Sure, you can still smoke in Virginia, but is it really worth the hassle to go all the way to Virginia just to sit in a bar where you have to listen to a bunch of 20-something idiots from Kansas talk about their first performance review just to smoke a cigarette? No. I can do that in Bethesda without the cigarette. So the immediate effect is that I will probably spend more time hanging out in my own neighborhood, which is exactly what the Montgomery County anti-smoking Nazis wanted when they forced the ban down DC's throat.
It's pretty clear from the posts that most people are happy with the ban. Or the people motivated enough to post an opinion seem to be happy with the ban. And we smokers will just have to adjust. Sure, it's wrong. It's objectively wrong on all kinds of levels. No one has ever put a gun to someone's head and forced them to go into someone else's smoky establishment. Nor, despite all the shrieking from the anti smokers, has anyone ever proven any concrete adverse health effects from exposure to second hand smoke. And there have been hundreds of studies. But none of this matters, because most people don't smoke and they don't like smoking and they are comfortable with the government telling other people how to behave. Period. This is the way things change.
I imagine in 20 years the idea of smoking in bars will seem as abnormal as it does now to smoke in bank lobbies, movie theaters, airplanes or offices, all of which were legal when I took up the habit. So, for me as a smoker, it just means that bars will just join the list of places where I don't even think about lighting up, like grocery stores or hospitals.
I just wish that the people who are so passionate about this issue could focus their energy on something important, like stopping the war or giving Americans universal health care.

Posted by: woody247 | January 13, 2007 7:54 PM | Report abuse

Hillman is a turd. You can't spit on people or urinate on them -- that IS against the law (regardless of whether a bar owner allowed it). You miss the point -- if everyone wanted smoke free environments, why weren't there more smoke free bars? It is the difference between government mandate and the market. The rest of your arguments are so silly, well, they are really not worth addressing.

By the bye, I have never had a smoke in my entire life and think it is a disgusting habit but, frankly, I would rather tolerate a bit of smoke than legislation that is over the top.

Posted by: Hillman Is A Turd | January 16, 2007 4:24 PM | Report abuse

Missing the Point: I am usually as staunch a supporter of the free market as you, but here I believe you are over applying a good idea. This argument actually involves property rights of individuals, and the externalities associated with the violation of those rights. The property in question is the ambiguous, "clean air", and is therefore even more difficult to allocate. While it is unfortunate that this regulation primarily affects the wrong people (bar owners, just as convenience stores bear part of the burden of a cigarette tax), it is wrong to say that the market for clean air is between the bar and the bar patron. The bottom line is that since smoke is considered a cost to a majority of third party consumers, it is oversupplied in the market. Thus the market is not actually working at peak efficiency. I'm not going to try to argue whether the ban is a better solution than the unfettered free market, just that we don't live in your fairy tale world of free market efficiency.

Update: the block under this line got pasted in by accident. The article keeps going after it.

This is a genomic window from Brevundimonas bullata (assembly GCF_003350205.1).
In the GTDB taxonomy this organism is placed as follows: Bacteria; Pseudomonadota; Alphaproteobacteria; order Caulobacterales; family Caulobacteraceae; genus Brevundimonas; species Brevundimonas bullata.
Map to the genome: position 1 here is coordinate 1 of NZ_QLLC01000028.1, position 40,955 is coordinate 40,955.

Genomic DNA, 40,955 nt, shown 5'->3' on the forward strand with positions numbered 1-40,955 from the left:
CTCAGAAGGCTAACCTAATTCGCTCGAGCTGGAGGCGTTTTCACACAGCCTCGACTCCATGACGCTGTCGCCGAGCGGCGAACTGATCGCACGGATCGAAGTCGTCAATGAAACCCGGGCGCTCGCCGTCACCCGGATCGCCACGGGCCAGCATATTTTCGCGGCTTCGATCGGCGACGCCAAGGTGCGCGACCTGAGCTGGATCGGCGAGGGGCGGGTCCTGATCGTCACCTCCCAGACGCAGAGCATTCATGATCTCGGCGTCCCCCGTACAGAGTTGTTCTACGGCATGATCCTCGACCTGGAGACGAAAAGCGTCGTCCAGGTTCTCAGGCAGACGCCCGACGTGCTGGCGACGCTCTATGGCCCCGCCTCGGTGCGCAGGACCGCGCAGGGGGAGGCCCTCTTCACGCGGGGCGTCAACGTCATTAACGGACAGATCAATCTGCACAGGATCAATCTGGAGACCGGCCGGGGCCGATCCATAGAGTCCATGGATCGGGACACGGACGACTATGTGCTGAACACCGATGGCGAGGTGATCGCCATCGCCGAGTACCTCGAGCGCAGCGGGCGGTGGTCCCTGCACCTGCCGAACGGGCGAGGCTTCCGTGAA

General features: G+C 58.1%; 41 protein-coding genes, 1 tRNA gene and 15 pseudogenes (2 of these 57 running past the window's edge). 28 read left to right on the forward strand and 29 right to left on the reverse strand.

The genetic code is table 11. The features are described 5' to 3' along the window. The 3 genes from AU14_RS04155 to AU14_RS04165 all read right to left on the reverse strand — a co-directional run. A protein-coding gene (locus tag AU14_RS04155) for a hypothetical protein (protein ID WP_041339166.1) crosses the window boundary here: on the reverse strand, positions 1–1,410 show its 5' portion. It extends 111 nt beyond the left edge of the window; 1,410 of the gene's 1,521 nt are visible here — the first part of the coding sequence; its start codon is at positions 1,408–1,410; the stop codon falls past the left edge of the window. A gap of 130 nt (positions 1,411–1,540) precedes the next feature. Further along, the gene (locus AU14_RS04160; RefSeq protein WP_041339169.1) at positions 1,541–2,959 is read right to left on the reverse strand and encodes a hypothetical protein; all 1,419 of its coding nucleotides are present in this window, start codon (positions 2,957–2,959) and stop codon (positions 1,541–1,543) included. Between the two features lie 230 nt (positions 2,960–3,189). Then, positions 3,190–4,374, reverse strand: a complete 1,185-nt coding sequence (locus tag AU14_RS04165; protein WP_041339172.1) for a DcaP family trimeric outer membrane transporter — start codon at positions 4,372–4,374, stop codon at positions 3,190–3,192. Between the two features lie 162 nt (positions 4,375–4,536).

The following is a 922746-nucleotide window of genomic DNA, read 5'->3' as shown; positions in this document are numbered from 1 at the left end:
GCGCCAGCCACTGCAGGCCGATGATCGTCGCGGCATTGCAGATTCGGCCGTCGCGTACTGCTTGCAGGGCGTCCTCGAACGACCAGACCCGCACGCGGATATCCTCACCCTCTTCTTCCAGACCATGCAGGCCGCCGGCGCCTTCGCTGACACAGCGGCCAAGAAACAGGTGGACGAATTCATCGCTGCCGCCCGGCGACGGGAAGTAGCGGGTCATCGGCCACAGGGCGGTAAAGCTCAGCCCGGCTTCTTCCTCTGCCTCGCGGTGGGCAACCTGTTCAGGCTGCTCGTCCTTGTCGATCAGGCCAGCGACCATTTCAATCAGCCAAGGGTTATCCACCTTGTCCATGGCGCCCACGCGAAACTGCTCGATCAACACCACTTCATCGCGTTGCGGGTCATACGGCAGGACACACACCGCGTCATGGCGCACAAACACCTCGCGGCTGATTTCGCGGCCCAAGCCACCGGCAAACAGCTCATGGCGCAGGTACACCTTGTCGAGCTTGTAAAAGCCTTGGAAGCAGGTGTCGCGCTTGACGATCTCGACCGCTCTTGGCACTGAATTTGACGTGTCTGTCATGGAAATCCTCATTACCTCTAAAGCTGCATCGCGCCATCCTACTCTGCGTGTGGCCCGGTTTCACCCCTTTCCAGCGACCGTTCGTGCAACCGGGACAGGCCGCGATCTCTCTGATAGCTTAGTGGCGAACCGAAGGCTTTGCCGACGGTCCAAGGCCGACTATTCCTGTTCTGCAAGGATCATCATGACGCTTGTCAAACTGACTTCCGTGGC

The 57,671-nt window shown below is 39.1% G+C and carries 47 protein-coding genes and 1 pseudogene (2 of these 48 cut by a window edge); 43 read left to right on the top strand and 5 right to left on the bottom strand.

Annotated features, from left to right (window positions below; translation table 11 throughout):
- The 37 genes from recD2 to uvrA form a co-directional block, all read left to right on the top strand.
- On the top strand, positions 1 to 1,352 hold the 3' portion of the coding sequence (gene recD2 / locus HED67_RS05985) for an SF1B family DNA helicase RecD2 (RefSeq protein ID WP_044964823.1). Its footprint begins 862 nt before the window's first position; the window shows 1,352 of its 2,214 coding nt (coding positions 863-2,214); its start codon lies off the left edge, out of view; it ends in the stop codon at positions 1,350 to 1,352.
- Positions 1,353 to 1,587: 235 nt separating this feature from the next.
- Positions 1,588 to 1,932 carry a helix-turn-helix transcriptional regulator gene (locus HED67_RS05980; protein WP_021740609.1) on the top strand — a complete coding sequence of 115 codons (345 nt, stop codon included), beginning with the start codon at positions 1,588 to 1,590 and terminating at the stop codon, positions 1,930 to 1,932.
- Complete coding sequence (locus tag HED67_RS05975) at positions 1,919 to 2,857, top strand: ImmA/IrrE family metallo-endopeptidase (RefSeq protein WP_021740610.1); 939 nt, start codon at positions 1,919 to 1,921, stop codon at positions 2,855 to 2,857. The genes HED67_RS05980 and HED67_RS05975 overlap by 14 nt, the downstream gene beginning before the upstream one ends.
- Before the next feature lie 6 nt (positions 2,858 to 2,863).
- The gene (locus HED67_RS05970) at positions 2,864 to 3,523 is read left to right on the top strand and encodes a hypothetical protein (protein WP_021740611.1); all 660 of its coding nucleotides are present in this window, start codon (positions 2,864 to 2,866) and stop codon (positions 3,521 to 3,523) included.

Posted by: Technically | January 17, 2007 2:00 PM | Report abuse

The question: "Smokers, how were your experiences this weekend?"

Answer: Given the option of going out to pay for an overpriced drink, people who have had too much to drink, unclean restrooms, and having to go outside to smoke or have a drink at home (where I could chose to smoke inside or outside), I opted to stay home as well as invite friends over instead of going out. As a caveat, I do not often frequent bars because I do not enjoy crowded areas, inconsiderate people (smokers and nonsmokers alike), overpriced drinks, unclean restrooms, etc. So, in short, this ban tips the scales that I will stay home or invite people to my house instead of going out. In my own home, I often smoke outside, especially when I have guests over. However, that's my choice, and not a mandate from the government.

I am sure that there will be many responses from nonsmokers, which, was not the original question. Feel free to respond how you like, even if your comments were not requested.

Posted by: Smoker in DC | January 18, 2007 6:20 PM | Report abuse

I have run Bars and Restaurants for many years in both DC and Virginia and I am thrilled as a non-smoker that this ban has been put in place and hope VA follows suit. I do however believe that establishments have the responsibility to provide proper facilities outside for their smoking patrons as they tend to be the bread and butter of the bar business. Face the facts, smokers drink. We sell booze. Have awnings and benches and ashtrays and have someone keep the areas clean as you would the inside of the establishment.

Posted by: Steve | January 19, 2007 10:21 AM | Report abuse